A Food Standards Agency investigation had been examining the possibility that food waste at the site may have been stored inappropriately.
However, the FSA said the investigation had found no evidence that the company had breached by-product or food hygiene regulations.
“We have carefully scrutinised and considered the evidence in this case and concluded there is insufficient evidence to provide a realistic prospect of conviction,” the FSA said in a statement.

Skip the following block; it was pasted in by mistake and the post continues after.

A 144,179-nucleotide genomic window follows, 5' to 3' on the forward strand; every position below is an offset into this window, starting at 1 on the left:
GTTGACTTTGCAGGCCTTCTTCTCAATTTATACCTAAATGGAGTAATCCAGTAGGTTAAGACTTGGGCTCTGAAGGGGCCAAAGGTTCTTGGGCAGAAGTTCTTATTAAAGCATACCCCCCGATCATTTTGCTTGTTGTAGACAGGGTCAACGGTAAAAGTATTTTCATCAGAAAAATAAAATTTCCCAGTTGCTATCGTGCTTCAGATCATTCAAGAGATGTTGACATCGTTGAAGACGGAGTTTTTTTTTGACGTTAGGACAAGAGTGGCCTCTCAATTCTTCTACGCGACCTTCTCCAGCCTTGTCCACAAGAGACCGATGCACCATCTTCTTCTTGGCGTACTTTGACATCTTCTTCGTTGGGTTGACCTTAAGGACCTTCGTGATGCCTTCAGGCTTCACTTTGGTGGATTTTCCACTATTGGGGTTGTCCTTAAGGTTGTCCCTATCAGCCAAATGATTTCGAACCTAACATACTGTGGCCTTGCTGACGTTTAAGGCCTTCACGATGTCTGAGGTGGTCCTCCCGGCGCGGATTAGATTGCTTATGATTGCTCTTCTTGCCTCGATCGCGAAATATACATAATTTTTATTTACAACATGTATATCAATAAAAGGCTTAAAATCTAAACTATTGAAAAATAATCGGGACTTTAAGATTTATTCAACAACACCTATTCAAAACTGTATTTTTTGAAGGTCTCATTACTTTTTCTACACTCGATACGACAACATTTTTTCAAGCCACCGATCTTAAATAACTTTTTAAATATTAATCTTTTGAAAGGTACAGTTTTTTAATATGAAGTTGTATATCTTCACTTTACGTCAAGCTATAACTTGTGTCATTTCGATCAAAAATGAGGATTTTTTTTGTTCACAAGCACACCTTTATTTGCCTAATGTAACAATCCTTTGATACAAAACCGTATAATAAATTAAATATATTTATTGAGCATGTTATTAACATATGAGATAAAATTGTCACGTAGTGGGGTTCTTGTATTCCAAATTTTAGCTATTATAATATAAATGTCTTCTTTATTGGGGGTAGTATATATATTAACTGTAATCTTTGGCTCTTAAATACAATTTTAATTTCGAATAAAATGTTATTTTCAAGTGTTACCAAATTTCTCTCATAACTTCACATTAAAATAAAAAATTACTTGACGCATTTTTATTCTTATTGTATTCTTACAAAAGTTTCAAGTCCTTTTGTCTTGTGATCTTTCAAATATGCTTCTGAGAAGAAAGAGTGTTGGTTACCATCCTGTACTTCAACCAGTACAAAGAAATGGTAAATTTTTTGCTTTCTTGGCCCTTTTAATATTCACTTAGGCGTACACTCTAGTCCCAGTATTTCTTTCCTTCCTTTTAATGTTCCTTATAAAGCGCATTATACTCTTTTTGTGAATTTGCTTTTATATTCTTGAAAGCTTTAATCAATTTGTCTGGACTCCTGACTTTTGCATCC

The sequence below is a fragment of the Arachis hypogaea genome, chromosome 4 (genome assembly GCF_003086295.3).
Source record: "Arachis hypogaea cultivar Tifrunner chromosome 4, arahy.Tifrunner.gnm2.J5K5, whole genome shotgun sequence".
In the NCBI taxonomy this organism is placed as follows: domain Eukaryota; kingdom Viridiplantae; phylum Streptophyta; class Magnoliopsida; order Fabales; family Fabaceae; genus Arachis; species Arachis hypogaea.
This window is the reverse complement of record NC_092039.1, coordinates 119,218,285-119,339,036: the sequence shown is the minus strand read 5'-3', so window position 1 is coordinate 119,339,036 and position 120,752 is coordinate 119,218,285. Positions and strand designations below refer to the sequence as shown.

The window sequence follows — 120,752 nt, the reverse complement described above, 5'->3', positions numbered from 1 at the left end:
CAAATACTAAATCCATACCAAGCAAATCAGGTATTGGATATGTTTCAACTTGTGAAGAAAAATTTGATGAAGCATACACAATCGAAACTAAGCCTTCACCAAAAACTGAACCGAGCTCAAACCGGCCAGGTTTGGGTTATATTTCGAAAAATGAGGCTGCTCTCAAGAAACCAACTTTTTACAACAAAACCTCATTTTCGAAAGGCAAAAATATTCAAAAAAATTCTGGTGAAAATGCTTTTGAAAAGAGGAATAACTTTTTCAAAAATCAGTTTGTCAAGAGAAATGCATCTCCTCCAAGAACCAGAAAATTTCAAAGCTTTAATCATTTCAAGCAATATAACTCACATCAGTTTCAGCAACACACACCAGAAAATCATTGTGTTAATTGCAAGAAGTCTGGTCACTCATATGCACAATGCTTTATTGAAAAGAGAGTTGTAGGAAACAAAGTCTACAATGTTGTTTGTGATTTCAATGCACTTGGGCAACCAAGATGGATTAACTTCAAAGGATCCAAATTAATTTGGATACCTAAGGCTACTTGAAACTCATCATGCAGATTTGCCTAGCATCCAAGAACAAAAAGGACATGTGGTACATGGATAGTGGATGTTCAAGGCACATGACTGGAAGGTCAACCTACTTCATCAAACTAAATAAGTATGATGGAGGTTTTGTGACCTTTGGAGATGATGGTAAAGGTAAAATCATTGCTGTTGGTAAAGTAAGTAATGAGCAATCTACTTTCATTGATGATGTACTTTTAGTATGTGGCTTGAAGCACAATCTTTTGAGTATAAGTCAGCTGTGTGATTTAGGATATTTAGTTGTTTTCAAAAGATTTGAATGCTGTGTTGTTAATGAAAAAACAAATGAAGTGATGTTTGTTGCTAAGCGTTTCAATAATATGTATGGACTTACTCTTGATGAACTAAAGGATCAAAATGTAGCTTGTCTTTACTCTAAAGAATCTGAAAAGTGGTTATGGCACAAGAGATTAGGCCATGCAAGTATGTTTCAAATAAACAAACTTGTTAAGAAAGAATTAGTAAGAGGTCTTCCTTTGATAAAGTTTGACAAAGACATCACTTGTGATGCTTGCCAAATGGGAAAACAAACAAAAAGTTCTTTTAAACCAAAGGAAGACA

“Accordingly, we have carefully decided not to proceed to a prosecution in this case.”
The Liberal Democrats described the FSA's decision as “astonishing” while the Conservatives said it was “entirely clear” there were breaches of biosecurity, according to reports in the Guardian.
Bernard Matthews welcomed the decision: “Bernard Matthews has always maintained that it has acted with the utmost integrity and co-operated fully with the authorities,” a spokesman said.